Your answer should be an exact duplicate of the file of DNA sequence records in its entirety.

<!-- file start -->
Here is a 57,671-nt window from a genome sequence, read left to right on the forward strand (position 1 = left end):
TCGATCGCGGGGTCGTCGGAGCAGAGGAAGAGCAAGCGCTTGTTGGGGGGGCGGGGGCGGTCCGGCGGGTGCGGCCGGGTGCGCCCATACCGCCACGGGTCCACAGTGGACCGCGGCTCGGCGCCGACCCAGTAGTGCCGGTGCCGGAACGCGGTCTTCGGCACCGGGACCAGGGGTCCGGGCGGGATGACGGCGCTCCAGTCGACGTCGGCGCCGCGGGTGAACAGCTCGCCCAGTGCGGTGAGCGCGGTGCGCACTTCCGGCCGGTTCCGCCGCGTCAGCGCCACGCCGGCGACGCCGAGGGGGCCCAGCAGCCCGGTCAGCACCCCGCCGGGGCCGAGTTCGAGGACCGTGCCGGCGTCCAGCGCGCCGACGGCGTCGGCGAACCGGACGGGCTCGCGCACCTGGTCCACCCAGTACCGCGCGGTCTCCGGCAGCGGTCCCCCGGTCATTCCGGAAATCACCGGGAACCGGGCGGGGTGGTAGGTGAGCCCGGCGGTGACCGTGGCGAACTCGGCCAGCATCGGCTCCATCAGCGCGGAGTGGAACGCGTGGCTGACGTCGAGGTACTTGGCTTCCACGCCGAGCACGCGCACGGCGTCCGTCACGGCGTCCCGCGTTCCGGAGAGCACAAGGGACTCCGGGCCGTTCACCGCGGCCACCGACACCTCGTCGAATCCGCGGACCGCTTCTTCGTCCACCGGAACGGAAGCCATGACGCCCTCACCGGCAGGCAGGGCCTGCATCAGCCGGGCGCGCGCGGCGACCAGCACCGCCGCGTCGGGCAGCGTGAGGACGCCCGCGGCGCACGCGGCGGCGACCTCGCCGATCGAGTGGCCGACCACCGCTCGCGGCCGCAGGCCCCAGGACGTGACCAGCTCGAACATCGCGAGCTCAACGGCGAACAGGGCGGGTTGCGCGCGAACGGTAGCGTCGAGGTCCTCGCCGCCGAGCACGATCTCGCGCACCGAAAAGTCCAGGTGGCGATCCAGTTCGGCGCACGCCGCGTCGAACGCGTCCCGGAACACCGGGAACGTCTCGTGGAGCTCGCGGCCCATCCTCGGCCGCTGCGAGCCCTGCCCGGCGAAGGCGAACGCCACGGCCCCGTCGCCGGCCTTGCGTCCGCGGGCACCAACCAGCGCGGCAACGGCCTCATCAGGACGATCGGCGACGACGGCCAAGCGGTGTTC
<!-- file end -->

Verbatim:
Here is a 57,671-nt window from a genome sequence, read left to right on the forward strand (position 1 = left end):
TCGATCGCGGGGTCGTCGGAGCAGAGGAAGAGCAAGCGCTTGTTGGGGGGGCGGGGGCGGTCCGGCGGGTGCGGCCGGGTGCGCCCATACCGCCACGGGTCCACAGTGGACCGCGGCTCGGCGCCGACCCAGTAGTGCCGGTGCCGGAACGCGGTCTTCGGCACCGGGACCAGGGGTCCGGGCGGGATGACGGCGCTCCAGTCGACGTCGGCGCCGCGGGTGAACAGCTCGCCCAGTGCGGTGAGCGCGGTGCGCACTTCCGGCCGGTTCCGCCGCGTCAGCGCCACGCCGGCGACGCCGAGGGGGCCCAGCAGCCCGGTCAGCACCCCGCCGGGGCCGAGTTCGAGGACCGTGCCGGCGTCCAGCGCGCCGACGGCGTCGGCGAACCGGACGGGCTCGCGCACCTGGTCCACCCAGTACCGCGCGGTCTCCGGCAGCGGTCCCCCGGTCATTCCGGAAATCACCGGGAACCGGGCGGGGTGGTAGGTGAGCCCGGCGGTGACCGTGGCGAACTCGGCCAGCATCGGCTCCATCAGCGCGGAGTGGAACGCGTGGCTGACGTCGAGGTACTTGGCTTCCACGCCGAGCACGCGCACGGCGTCCGTCACGGCGTCCCGCGTTCCGGAGAGCACAAGGGACTCCGGGCCGTTCACCGCGGCCACCGACACCTCGTCGAATCCGCGGACCGCTTCTTCGTCCACCGGAACGGAAGCCATGACGCCCTCACCGGCAGGCAGGGCCTGCATCAGCCGGGCGCGCGCGGCGACCAGCACCGCCGCGTCGGGCAGCGTGAGGACGCCCGCGGCGCACGCGGCGGCGACCTCGCCGATCGAGTGGCCGACCACCGCTCGCGGCCGCAGGCCCCAGGACGTGACCAGCTCGAACATCGCGAGCTCAACGGCGAACAGGGCGGGTTGCGCGCGAACGGTAGCGTCGAGGTCCTCGCCGCCGAGCACGATCTCGCGCACCGAAAAGTCCAGGTGGCGATCCAGTTCGGCGCACGCCGCGTCGAACGCGTCCCGGAACACCGGGAACGTCTCGTGGAGCTCGCGGCCCATCCTCGGCCGCTGCGAGCCCTGCCCGGCGAAGGCGAACGCCACGGCCCCGTCGCCGGCCTTGCGTCCGCGGGCACCAACCAGCGCGGCAACGGCCTCATCAGGACGATCGGCGACGACGGCCAAGCGGTGTTC